Last week, I was invited to participate in a pet night at our local PetStock branch.  Izzy, my greyhound, is very experienced at being a demo-dog.  In fact, I think she’s a very successful marketer!

Kathleen Crisley, Fear-Free certified professional and specialist in dog massage, rehabilitation and nutrition/food therapy, The Balanced Dog, Christchurch, New Zealand

At the vets

Today, Izzy was at the vets for her fourth Synovan injection for arthritis.

Izzy isn’t afraid of the vet, but she isn’t comfortable on the hard floor, either.   She’s used to carpet, a nice cushioning dog bed, or my bed – and because it’s winter, the hard floor can also be cold.   Physical discomfort is a form of stress.

My Fear Free solution has been to bring a cushioned mat with us to the vet for each visit and the mat has the added benefit of providing a surface that isn’t as slippery – also useful for a dog with arthritis.

Izzy can wait in comfort in the waiting room and the mat makes the exam room less stressful, too.

Kathleen Crisley, Fear-Free certified professional and specialist in dog massage, rehabilitation and nutrition/food therapy, The Balanced Dog, Christchurch, New Zealand

Cooking for my dog

For many of us, cooking for those we love is a way of expressing our affection.  I have always enjoyed cooking for my dogs – using fresh ingredients and creating tasty treats.  In fact, before I even decided to train in canine massage and rehab, I was already making treats for dogs as a business (Canine Catering).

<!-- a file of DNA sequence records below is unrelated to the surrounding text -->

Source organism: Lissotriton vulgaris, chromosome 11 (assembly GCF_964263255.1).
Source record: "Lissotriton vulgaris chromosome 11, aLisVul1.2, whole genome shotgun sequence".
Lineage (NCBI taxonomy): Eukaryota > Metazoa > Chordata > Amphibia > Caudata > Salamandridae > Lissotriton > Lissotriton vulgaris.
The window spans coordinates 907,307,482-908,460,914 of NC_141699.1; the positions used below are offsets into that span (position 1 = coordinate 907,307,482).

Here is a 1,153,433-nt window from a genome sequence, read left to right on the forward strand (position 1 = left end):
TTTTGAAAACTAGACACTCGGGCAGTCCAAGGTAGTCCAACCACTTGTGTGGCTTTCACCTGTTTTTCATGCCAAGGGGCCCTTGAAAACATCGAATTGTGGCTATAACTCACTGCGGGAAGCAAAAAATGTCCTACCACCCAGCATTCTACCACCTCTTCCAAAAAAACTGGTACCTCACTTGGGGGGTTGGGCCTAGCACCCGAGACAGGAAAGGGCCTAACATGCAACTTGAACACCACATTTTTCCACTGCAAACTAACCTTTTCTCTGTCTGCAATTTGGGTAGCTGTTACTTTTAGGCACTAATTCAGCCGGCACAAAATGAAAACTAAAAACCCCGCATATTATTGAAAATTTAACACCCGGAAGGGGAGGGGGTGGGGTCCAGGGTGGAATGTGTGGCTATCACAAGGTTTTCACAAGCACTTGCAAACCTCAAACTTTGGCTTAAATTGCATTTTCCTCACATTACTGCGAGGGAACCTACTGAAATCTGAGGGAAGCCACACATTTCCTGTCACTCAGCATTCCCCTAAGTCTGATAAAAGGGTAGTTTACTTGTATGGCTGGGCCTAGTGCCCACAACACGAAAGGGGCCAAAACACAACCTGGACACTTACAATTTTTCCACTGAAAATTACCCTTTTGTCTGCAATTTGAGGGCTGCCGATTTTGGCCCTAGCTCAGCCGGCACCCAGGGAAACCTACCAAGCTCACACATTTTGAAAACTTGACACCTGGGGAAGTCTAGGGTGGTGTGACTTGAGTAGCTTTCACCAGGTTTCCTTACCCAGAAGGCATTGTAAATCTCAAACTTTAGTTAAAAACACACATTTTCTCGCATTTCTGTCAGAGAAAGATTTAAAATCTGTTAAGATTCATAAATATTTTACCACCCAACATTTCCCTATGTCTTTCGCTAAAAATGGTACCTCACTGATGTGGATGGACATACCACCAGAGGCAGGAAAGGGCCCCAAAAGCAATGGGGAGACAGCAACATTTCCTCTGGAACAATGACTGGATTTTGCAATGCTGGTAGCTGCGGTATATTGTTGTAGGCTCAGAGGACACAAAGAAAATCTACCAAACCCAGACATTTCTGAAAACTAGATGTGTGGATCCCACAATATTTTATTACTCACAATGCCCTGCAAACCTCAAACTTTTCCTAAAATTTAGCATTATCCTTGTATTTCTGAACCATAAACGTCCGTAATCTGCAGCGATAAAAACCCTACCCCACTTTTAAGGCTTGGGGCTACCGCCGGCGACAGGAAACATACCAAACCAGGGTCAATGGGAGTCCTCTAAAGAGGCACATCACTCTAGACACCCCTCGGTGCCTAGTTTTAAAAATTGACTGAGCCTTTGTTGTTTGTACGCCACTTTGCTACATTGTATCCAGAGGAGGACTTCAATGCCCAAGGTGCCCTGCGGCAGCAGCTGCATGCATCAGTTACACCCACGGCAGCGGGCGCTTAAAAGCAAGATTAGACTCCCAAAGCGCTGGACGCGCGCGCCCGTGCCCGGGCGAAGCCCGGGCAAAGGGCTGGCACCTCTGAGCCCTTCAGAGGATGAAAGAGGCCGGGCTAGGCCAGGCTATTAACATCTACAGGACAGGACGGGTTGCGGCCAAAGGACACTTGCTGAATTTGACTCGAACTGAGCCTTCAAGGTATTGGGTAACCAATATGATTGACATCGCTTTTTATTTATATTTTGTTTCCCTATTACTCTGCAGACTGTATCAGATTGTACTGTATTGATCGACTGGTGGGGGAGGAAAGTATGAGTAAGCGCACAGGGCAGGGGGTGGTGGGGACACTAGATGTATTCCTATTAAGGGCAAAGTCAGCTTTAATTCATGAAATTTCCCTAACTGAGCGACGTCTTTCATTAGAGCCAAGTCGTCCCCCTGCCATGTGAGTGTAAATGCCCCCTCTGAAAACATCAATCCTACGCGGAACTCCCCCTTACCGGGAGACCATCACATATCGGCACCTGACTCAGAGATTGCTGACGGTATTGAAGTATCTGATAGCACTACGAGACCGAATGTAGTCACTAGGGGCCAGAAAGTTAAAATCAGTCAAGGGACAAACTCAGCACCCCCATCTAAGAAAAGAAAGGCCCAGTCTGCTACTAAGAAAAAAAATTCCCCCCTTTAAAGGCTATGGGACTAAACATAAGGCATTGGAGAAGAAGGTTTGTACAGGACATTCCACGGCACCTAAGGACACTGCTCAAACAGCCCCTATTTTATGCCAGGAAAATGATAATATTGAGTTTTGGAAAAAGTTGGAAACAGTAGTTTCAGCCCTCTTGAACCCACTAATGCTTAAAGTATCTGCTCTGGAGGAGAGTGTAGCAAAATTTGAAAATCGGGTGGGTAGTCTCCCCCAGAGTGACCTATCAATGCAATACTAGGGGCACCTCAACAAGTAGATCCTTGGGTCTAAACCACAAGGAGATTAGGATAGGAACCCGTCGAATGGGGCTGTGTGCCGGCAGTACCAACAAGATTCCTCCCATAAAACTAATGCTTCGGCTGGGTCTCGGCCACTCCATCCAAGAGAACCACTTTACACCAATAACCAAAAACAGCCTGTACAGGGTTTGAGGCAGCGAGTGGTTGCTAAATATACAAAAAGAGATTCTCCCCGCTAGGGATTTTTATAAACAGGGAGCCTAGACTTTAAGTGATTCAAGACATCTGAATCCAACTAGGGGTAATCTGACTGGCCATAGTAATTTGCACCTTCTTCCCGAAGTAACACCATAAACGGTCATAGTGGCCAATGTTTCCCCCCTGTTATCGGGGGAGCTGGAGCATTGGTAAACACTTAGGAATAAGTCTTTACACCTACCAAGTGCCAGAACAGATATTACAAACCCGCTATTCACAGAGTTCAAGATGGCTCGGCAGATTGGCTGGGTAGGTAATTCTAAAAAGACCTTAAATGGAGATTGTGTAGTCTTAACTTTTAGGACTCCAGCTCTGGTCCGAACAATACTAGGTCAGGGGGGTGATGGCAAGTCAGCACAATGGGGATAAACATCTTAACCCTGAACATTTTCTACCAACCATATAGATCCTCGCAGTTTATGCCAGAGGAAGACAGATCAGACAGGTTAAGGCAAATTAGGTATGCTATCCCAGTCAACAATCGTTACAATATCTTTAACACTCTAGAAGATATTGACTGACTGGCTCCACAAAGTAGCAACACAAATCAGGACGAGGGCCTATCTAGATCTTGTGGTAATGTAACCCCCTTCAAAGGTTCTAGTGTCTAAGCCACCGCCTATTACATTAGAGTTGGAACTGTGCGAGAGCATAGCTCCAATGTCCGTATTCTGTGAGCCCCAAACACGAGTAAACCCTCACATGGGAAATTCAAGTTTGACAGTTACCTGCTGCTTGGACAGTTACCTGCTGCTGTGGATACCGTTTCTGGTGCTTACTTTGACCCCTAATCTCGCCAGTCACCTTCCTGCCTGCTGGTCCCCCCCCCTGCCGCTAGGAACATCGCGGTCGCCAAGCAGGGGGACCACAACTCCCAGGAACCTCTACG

Five years ago, I started my Cooking for Dogs class to teach other owners how easy it is to make yummy additions for dog food using simple and fresh ingredients.

Over the last 3 months, here are some of the things I’ve made:

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Kathleen Crisley, Fear-Free certified professional and specialist in dog massage, rehabilitation and nutrition/food therapy, The Balanced Dog, Christchurch, New Zealand

Bad teeth revealed as biggest problem for pet greyhounds

Dental disease is the most common health issue facing pet greyhounds, according to the largest ever study of greyhounds treated in first opinion veterinary clinics. The research, led by the Royal Veterinary College’s (RVC) VetCompass programme in collaboration with the University of Bristol Vet School, reveals that 39 per cent of greyhounds suffer from dental problems, which is a far higher percentage than for any other dog breed.

greyhound dental disease